Inspired by both Futurama and Rem Koolhaas’ Eneropa in which Koolhaas re-imagines Europe as a network of renewable energy capable of reducing our carbon emissions by 80% by 2050, Dunne and Raby in their latest work describe an imaginary future governed by technology and centred around the car, posing a deeply philosophical question: What is the impact of design on ways of existence? And, to which extent does design take in consideration their consequences on the big picture (society, community, economy, etc.)?
This work entitled United Micro Kingdoms (UMK) uses the car to speculate on the future of our world and the power of design in affecting our very ways of living. The car represents not simply a vehicle for moving through space, but more precisely the object that carries out our psychology, our idea of freedom and speed. The work takes the UK as its canvas and divides its lands into 4 imaginary states ranging from the utopic to the dystopic, in this way alluding to the notion that utopia comes at a price and may have undesirable consequences.
At first glance it seemed as though this was yet another utopia initiative. Dunne and Raby started with a big idea and realised that “we knew nothing about government, or car making, etc.” so they went on to learn how to make these things possible by collaborating with engineers and scientists, in turn ensuring that these imaginary worlds are not simply imagined and inert afterthoughts, but possible and realistic new universes. It was weeks after the symposium that it dawned on me that this project was pushing the boundaries of the make-believe aesthetic.
These utopias shed light on the very power of design in shaping our worlds for better or worse. The Digitarian state represents the most dystopian world in which cars are moving living rooms varying in size according to the economic class system and using colours to distract from the idea that the city prioritises economics over everything else. The Anarcho-Evolutionist state is designed around the limits of engineering and genetic manipulation. That world places the human capital at the centre of everything, involving both notions of the individual/singular and the collective/plural community. The Anarcho-Evolutionist car is a social vehicle and varies in its sociability (i.e. multiple interlocked bikes with open hitchhikers seats for good conversationists). The Communi-Nuclearist state is a countryside styled state resting on the edges of civilisation. The Communi-Nuclearist car is the impossible vehicle within which society lives. It is a 7 foot 4 kilometres train in the form of a moving landscape operating as a nightclub door community: one in means one out. Finally, the Bio-Liberal state has bio-digesting cars made of delicate organic material representing a symbiosis with nature.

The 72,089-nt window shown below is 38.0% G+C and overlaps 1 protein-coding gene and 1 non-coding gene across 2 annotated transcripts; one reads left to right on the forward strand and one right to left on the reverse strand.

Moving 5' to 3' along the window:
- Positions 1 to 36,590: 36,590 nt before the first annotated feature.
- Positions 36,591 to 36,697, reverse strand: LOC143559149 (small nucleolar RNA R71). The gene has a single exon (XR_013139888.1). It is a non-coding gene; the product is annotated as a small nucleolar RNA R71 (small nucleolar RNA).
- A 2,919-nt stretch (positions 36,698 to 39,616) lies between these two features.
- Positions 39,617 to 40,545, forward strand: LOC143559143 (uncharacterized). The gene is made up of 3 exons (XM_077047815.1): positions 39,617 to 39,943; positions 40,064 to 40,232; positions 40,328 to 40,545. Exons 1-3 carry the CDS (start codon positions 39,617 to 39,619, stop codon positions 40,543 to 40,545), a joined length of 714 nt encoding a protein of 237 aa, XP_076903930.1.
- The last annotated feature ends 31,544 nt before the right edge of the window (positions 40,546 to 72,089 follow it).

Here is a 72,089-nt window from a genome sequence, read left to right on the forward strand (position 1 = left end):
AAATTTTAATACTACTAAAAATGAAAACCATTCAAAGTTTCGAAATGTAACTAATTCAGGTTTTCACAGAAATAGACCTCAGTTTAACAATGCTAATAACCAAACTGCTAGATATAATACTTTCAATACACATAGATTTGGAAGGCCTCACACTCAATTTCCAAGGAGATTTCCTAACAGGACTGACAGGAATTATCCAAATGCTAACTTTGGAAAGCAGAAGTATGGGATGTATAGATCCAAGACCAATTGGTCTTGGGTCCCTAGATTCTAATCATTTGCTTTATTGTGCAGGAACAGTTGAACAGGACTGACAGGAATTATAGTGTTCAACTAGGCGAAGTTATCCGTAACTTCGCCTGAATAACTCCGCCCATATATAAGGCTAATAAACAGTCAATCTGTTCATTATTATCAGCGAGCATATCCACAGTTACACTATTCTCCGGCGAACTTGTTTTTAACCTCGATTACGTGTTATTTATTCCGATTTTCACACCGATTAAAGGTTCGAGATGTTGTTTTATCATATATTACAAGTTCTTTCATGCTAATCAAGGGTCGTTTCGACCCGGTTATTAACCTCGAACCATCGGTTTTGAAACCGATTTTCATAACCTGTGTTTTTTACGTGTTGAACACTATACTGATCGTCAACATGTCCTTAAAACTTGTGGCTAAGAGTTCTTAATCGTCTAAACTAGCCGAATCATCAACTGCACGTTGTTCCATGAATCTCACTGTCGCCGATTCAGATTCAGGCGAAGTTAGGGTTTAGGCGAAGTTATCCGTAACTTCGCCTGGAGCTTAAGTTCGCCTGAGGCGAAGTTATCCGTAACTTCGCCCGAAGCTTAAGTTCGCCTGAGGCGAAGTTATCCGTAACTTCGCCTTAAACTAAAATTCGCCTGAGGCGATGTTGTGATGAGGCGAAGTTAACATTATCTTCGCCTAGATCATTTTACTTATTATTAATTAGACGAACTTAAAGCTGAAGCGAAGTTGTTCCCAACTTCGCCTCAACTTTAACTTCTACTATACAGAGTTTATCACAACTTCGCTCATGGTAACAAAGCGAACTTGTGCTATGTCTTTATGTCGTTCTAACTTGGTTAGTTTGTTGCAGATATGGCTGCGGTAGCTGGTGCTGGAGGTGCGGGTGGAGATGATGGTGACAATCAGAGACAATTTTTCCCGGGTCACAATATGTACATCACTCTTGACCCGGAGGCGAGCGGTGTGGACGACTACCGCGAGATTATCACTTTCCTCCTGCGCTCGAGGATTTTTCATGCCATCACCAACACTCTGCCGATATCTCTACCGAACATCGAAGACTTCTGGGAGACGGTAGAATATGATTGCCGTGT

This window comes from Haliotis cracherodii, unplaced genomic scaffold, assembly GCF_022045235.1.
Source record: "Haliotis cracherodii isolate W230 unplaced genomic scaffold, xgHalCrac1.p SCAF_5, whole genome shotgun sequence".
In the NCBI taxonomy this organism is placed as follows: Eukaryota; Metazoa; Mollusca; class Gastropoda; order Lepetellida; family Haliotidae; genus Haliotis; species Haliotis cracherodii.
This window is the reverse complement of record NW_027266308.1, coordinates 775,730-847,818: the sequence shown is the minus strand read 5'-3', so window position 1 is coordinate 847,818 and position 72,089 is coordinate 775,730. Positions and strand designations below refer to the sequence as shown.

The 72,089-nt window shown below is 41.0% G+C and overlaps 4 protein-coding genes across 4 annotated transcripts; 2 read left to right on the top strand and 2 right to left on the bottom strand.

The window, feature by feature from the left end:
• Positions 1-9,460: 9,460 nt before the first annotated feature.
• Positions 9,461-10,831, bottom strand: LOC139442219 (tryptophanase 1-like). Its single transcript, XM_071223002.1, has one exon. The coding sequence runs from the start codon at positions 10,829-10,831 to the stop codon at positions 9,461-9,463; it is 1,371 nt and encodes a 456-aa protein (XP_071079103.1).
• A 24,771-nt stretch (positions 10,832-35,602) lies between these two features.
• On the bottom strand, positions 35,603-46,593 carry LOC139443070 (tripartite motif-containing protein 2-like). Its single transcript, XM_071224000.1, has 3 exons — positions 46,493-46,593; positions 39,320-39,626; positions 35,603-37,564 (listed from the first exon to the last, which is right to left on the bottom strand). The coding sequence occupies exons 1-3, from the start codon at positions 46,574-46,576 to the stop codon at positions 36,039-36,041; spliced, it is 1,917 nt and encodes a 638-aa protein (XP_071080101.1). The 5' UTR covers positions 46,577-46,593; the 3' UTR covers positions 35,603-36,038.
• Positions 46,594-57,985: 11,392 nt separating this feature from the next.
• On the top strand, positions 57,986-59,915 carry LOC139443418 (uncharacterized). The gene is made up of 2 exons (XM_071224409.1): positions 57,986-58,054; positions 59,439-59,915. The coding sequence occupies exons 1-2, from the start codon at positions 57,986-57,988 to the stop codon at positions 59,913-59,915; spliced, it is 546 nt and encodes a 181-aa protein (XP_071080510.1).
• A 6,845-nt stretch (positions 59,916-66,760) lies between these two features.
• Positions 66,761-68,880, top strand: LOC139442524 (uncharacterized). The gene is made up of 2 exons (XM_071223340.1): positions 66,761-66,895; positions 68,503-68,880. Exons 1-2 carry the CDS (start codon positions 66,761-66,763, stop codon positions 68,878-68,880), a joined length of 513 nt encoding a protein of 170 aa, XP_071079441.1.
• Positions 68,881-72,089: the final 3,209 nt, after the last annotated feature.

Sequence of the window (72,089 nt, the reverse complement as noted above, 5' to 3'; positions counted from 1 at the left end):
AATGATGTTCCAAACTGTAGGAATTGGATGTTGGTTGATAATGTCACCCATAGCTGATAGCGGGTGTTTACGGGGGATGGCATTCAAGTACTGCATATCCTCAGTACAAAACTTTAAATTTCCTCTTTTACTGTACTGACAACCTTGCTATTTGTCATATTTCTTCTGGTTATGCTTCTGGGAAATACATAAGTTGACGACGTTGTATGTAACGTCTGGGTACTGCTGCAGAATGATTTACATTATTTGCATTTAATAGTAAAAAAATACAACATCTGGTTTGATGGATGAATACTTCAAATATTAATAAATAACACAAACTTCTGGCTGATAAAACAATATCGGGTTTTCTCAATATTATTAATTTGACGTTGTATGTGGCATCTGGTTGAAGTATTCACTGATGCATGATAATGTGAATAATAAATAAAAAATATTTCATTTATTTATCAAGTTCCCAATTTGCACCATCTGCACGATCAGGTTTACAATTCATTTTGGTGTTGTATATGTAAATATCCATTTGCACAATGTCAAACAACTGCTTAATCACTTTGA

Dunne & Raby speculate and have given form to utopia(s) under the critical lens of societal ways of living and thinking. Their work considers the very economic distance phenomena taking place in civilised society. While it is important to raise the question of the majority of the world population living in accute poverty, it is quite often the poor communities within civilised societies, within our own neighbourhood even, that are neglected and suffer a lack of attention. UMK addresses that economic gap in a realistic and plausible manner. Granted much is left to be explored and perhaps intensionally so, allowing the audience to react and imagine possibilities. More precisely, the project raises a very important aspect of our ways of living and highlights the criterion whereby we project our very sense of privacy, status, and being through the tangible varied personas of the car.
What these concepts teach us is how to embody dilemmas within the larger contexts of our lives, how utopian ideas may have “complicated” pleasures engendering dystopia. It’s important to challenge our belief systems in order to push the boundaries of our reality and change what we know and incite new concepts and realities into the context of everyday life.
– Raby, Dunne. The Stuff Between Us: Designing Interactions Beyond the Object. “The Aesthetic of Unreality.” Design Symposium: At Zurich University of the Arts on October 4-5, 2013 in Zurich, Switzerland. http://www.zhdk.ch/?thestuffbetweenus